The swastikas on the Christmas tree in Latvia have nothing to do with Nazism

Freepik/@ roman_babakin

Original article (in Bosnian) was published on 05/12/2022

The “fiery cross”, the Latvian version of the swastika, was part of the folklore of the people of Latvia for centuries before the swastika became a symbol of Nazi Germany. Its depiction on Christmas ornaments in this country has nothing to do with Nazism.

A collage of three photos was published on Facebook on November 29, 2022, showing Christmas trees and other decorations with symbols reminiscent of the Nazi swastika.

Although there is no claim in the post itself that the decorations are in the form of a Nazi symbol, it can be seen from the comments that Facebook users have interpreted the photos in the same way.

Photo: Screenshot of comments on the post

The post had more than 200 interactions at the time of writing this analysis.

What are the facts?

The Reuters fact-checking team analyzed similar posts of a photo of a Christmas tree in Latvia and insinuations that the decorations represent a Nazi symbol in an analysis published on November 30, 2022.

The Christmas tree in the photos was not placed in Riga, but in the city of Lielvārde, 55 kilometres away from the capital of Latvia. There are decorations on the Christmas tree that resemble a swastika – but it is not a symbol of Nazi Germany. It is a symbol that in Latvia is called ugunskrusts – or “fiery cross” – and is rooted in the country’s history and folklore.

The National Encyclopedia of the Latvian Ministry of Culture explains that this symbol pervades Latvian mythology, although today it can be interpreted as controversial due to Nazi connotations.

On the territory of Latvia, the oldest sites of the “fiery cross” date back to the 3rd century. In the following centuries, the “fiery cross” could be found in the archaeological material of all ethnic groups living on the territory of Latvia – lībiešu, kūrsu, zemgaļu, sēļu and latgaļu.

The site explains that there are multiple variations of this symbol, including ones that look just like the Nazi swastika. The Latvian version of the swastika was used as a military symbol from 1915 on the flag of the Second Riga Rifle Battalion or as the insignia of the Latvian Air Force from December 1919 to October 1940. However, the symbol was also used by Latvian Nazi sympathizers in the 20th century.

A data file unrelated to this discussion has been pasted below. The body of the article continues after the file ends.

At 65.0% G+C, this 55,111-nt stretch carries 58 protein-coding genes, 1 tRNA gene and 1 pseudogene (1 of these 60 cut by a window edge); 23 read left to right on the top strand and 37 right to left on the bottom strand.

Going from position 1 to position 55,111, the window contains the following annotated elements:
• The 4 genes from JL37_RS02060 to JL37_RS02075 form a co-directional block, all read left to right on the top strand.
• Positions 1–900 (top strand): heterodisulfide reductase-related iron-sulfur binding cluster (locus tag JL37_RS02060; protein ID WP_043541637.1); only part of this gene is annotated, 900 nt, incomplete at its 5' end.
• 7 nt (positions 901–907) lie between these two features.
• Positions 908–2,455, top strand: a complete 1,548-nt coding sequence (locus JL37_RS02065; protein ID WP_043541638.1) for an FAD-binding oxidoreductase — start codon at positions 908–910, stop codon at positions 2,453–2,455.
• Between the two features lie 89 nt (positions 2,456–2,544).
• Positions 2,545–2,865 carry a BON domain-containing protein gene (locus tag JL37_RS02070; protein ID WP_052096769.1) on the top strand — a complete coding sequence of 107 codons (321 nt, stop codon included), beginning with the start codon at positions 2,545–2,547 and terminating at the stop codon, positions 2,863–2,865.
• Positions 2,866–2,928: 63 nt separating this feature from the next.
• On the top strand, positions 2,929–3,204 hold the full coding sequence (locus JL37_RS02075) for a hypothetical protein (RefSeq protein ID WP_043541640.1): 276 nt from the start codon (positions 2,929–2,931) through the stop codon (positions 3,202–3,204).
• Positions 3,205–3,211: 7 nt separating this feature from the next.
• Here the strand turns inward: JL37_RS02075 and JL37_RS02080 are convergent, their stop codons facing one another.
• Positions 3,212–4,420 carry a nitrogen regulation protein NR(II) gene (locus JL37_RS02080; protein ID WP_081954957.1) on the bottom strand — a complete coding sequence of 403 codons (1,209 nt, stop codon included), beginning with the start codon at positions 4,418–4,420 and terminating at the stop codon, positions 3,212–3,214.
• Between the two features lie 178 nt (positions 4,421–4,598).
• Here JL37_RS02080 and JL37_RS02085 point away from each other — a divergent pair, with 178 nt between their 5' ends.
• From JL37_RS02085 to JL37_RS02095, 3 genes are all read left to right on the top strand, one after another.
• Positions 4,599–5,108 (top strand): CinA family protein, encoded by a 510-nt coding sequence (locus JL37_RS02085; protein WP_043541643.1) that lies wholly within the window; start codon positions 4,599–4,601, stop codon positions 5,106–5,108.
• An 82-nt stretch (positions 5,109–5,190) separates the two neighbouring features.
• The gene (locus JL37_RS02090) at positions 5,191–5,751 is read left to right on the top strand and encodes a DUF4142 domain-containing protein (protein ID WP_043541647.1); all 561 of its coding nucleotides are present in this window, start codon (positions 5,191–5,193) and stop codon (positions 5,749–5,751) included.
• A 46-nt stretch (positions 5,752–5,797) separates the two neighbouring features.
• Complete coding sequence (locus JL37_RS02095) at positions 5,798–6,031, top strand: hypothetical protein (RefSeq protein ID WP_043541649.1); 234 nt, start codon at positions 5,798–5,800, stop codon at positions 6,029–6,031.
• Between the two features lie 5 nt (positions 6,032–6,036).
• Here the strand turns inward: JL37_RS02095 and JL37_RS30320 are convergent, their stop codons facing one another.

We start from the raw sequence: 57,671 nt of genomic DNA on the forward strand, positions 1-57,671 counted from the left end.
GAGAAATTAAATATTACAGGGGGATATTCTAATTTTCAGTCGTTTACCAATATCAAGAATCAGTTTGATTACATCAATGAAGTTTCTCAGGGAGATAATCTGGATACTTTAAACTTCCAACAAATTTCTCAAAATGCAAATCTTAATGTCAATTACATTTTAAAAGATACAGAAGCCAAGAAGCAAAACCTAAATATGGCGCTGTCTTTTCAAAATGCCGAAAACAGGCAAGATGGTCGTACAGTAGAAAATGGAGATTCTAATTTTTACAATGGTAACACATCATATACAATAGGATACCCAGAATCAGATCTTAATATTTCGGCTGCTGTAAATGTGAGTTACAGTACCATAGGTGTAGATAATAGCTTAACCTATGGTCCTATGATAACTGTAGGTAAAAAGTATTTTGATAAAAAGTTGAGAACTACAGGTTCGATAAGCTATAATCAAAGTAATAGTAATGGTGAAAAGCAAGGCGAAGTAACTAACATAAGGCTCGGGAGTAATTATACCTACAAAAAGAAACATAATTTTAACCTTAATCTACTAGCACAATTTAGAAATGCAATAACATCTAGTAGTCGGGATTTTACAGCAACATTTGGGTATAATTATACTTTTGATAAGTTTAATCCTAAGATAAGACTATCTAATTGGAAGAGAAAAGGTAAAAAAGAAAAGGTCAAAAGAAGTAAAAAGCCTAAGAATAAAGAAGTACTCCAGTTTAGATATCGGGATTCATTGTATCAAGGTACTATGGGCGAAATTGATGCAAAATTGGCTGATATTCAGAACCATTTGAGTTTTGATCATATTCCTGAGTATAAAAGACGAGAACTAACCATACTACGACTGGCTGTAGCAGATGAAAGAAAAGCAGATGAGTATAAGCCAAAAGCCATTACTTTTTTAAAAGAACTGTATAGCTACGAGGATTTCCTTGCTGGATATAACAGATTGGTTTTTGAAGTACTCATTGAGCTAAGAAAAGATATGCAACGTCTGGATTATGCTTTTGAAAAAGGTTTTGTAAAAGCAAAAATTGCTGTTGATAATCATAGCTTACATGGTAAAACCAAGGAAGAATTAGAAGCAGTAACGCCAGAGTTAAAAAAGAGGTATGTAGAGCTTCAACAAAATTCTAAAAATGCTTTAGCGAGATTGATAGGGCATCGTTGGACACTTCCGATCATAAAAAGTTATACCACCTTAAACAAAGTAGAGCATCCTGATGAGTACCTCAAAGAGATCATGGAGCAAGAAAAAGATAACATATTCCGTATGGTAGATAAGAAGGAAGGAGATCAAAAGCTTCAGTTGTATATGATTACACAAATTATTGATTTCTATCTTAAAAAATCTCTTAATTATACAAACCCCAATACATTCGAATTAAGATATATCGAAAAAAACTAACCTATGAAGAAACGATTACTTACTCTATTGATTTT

It adds, however, that the use of Nazi swastikas is illegal in Latvia. The symbol is allowed only if “the purpose of the use is not related to the glorification of totalitarian regimes or the justification of committed crimes”.

This law does not affect cases when the “fiery cross” is used in the context of folk ornament… dance festivals, folk art products or in other creative ways.

Although mostly associated with Nazi Germany, the swastika, as a symbol of prosperity and good luck, is widespread in the ancient and modern world. As stated in the Encyclopedia Britannica, it is a symbol that was widely represented on coinage in Mesopotamia, appears in early Christian and Byzantine art, in Scandinavia, and the use of the swastika was recorded in Central and South America among the Maya and in North America, in Navajo Indian tribe.

We wrote about the use of the swastika as a military symbol in the analysis in which we dealt with the identification of the Finnish swastika with the symbol of Nazism.

As in the case of the Christmas tree from Latvia, the story about the “Nazi symbols” on the flags of the Finnish army was published in the context of the Russian invasion of Ukraine, which Vladimir Putin justified with the goal of “denazification” of that country. Examples of “Nazism” from other countries in Russia’s neighbourhood should provide additional support for such a justification.
Since there are no Nazi swastikas on the Christmas tree from Latvia, a Facebook post insinuating that this is the case is rated as the manipulation of facts.